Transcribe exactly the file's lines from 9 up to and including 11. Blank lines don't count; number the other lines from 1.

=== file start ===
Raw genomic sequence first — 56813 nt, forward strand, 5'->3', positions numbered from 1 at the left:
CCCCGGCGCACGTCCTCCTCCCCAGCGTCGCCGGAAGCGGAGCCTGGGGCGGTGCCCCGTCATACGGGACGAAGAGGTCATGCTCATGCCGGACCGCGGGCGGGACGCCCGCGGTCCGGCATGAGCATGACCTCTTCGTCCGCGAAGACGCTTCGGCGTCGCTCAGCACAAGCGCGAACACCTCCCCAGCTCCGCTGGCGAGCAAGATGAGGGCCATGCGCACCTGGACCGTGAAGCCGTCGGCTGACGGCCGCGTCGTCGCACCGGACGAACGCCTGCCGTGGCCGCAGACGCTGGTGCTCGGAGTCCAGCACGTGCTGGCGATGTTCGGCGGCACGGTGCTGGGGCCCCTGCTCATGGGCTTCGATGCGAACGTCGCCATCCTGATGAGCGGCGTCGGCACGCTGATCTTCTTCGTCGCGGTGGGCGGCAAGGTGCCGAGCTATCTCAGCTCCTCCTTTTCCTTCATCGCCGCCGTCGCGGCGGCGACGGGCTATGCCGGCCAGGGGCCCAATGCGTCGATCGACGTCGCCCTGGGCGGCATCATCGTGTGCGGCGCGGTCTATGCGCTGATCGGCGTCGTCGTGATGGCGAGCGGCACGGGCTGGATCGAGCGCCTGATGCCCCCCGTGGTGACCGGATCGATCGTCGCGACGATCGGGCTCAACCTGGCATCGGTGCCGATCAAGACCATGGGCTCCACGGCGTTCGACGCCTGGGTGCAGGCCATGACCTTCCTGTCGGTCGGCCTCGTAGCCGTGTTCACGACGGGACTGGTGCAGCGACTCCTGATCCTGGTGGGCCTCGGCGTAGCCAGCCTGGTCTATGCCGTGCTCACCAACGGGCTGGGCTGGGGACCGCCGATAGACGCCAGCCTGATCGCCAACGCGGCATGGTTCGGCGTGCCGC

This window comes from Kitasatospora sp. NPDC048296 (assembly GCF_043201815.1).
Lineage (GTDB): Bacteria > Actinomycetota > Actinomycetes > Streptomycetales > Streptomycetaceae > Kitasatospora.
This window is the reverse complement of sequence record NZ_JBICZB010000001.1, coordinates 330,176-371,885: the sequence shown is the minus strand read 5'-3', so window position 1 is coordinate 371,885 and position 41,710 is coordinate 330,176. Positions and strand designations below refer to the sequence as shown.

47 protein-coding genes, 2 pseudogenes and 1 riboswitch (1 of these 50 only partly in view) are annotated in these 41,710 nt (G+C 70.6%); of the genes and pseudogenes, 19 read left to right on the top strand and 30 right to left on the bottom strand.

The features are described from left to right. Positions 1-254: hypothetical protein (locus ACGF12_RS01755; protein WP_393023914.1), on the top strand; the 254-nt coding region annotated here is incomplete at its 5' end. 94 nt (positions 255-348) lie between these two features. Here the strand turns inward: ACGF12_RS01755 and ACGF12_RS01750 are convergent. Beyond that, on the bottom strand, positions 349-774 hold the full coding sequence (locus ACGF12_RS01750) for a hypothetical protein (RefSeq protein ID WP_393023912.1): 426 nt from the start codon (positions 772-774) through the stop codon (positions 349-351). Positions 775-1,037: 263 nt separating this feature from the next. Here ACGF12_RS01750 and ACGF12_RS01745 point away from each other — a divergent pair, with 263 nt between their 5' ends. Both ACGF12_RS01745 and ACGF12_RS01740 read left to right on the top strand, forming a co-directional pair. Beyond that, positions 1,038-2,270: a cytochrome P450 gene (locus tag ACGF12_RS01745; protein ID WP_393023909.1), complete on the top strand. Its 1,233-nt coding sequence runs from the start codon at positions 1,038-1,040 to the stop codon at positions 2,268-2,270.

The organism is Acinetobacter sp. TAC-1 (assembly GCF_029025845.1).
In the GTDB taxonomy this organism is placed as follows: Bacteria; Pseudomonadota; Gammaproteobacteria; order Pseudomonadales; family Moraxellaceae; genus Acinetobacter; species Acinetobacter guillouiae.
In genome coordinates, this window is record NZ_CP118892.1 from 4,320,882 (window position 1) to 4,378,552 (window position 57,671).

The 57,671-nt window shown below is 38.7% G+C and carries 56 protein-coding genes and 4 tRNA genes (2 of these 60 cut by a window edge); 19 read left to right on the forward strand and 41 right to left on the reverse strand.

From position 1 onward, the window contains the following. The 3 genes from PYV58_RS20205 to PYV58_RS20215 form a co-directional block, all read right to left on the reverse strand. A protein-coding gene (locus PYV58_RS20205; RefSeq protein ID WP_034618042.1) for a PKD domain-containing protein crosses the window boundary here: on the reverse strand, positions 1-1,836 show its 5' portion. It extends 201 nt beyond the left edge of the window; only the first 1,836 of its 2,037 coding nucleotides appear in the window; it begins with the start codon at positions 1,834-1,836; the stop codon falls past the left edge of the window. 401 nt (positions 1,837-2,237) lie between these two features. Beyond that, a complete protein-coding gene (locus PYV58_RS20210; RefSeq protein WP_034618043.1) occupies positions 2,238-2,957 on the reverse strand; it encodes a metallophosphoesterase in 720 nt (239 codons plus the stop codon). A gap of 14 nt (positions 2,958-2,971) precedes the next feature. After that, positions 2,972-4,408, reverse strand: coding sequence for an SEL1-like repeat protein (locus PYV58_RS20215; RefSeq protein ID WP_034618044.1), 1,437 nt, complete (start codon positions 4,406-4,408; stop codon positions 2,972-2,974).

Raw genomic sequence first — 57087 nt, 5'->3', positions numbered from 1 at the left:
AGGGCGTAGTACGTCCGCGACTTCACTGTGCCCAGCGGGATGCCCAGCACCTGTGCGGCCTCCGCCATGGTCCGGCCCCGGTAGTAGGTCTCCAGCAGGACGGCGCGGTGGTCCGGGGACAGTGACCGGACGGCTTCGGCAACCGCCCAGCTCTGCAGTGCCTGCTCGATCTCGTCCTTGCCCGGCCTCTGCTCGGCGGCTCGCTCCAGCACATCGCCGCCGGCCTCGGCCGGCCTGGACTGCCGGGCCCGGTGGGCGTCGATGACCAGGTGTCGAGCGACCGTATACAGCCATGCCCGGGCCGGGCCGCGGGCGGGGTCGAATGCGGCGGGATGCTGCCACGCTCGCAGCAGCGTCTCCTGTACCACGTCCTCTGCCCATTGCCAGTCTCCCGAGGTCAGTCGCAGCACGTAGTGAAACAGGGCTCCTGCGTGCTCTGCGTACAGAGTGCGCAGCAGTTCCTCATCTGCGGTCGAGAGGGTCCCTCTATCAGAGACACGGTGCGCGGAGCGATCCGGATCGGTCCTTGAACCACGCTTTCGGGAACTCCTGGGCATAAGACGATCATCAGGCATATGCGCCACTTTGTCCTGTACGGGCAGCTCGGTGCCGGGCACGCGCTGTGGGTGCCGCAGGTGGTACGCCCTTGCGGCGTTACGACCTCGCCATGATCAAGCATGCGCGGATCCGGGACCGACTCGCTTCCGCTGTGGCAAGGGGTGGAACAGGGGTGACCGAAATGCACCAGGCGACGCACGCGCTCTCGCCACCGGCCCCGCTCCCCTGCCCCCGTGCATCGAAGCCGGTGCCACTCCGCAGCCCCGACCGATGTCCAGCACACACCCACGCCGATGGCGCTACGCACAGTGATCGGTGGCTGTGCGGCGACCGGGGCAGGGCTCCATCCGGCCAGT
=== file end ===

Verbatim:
In the GTDB taxonomy this organism is placed as follows: Bacteria; Pseudomonadota; Gammaproteobacteria; order Pseudomonadales; family Moraxellaceae; genus Acinetobacter; species Acinetobacter guillouiae.
In genome coordinates, this window is record NZ_CP118892.1 from 4,320,882 (window position 1) to 4,378,552 (window position 57,671).

The 57,671-nt window shown below is 38.7% G+C and carries 56 protein-coding genes and 4 tRNA genes (2 of these 60 cut by a window edge); 19 read left to right on the forward strand and 41 right to left on the reverse strand.